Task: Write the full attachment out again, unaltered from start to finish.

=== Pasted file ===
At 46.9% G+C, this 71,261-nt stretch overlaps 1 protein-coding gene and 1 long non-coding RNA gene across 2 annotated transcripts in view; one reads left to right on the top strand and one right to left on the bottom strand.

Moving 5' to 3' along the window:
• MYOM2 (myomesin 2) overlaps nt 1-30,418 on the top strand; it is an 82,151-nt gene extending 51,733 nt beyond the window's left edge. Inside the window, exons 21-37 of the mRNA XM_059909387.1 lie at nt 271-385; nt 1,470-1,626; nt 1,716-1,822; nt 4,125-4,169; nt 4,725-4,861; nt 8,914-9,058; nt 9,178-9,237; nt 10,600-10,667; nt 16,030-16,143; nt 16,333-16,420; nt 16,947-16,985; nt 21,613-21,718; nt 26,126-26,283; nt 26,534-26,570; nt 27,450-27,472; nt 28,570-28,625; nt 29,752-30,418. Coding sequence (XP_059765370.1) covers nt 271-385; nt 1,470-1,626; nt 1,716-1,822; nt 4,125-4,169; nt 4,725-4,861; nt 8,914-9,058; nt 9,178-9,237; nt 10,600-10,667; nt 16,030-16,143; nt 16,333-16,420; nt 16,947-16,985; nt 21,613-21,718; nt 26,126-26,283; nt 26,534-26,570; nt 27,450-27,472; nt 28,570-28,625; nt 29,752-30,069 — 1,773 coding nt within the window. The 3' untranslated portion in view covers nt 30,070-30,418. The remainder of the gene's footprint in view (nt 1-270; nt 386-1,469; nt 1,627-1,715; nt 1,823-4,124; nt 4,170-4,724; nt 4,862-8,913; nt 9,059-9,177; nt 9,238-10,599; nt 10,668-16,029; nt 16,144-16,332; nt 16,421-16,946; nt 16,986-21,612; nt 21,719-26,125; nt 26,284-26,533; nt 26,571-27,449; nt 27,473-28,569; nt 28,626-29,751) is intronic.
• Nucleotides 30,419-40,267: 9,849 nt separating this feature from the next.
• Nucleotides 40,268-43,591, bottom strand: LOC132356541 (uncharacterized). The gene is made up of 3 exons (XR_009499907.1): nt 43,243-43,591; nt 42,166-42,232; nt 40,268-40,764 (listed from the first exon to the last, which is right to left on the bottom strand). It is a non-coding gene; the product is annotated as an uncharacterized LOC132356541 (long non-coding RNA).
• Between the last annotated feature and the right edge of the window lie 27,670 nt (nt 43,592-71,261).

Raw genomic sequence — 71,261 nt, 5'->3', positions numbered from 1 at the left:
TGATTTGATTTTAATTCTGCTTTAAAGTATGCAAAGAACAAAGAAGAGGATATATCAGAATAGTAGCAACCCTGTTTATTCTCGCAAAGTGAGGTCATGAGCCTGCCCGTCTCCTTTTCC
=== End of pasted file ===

At 46.9% G+C, this 71,261-nt stretch overlaps 1 protein-coding gene and 1 long non-coding RNA gene across 2 annotated transcripts in view; one reads left to right on the top strand and one right to left on the bottom strand.

Moving 5' to 3' along the window:
• MYOM2 (myomesin 2) overlaps nt 1-30,418 on the top strand; it is an 82,151-nt gene extending 51,733 nt beyond the window's left edge. Inside the window, exons 21-37 of the mRNA XM_059909387.1 lie at nt 271-385; nt 1,470-1,626; nt 1,716-1,822; nt 4,125-4,169; nt 4,725-4,861; nt 8,914-9,058; nt 9,178-9,237; nt 10,600-10,667; nt 16,030-16,143; nt 16,333-16,420; nt 16,947-16,985; nt 21,613-21,718; nt 26,126-26,283; nt 26,534-26,570; nt 27,450-27,472; nt 28,570-28,625; nt 29,752-30,418. Coding sequence (XP_059765370.1) covers nt 271-385; nt 1,470-1,626; nt 1,716-1,822; nt 4,125-4,169; nt 4,725-4,861; nt 8,914-9,058; nt 9,178-9,237; nt 10,600-10,667; nt 16,030-16,143; nt 16,333-16,420; nt 16,947-16,985; nt 21,613-21,718; nt 26,126-26,283; nt 26,534-26,570; nt 27,450-27,472; nt 28,570-28,625; nt 29,752-30,069 — 1,773 coding nt within the window. The 3' untranslated portion in view covers nt 30,070-30,418. The remainder of the gene's footprint in view (nt 1-270; nt 386-1,469; nt 1,627-1,715; nt 1,823-4,124; nt 4,170-4,724; nt 4,862-8,913; nt 9,059-9,177; nt 9,238-10,599; nt 10,668-16,029; nt 16,144-16,332; nt 16,421-16,946; nt 16,986-21,612; nt 21,719-26,125; nt 26,284-26,533; nt 26,571-27,449; nt 27,473-28,569; nt 28,626-29,751) is intronic.
• Nucleotides 30,419-40,267: 9,849 nt separating this feature from the next.
• Nucleotides 40,268-43,591, bottom strand: LOC132356541 (uncharacterized). The gene is made up of 3 exons (XR_009499907.1): nt 43,243-43,591; nt 42,166-42,232; nt 40,268-40,764 (listed from the first exon to the last, which is right to left on the bottom strand). It is a non-coding gene; the product is annotated as an uncharacterized LOC132356541 (long non-coding RNA).
• Between the last annotated feature and the right edge of the window lie 27,670 nt (nt 43,592-71,261).

Raw genomic sequence — 71,261 nt, 5'->3', positions numbered from 1 at the left:
TGATTTGATTTTAATTCTGCTTTAAAGTATGCAAAGAACAAAGAAGAGGATATATCAGAATAGTAGCAACCCTGTTTATTCTCGCAAAGTGAGGTCATGAGCCTGCCCGTCTCCTTTTCC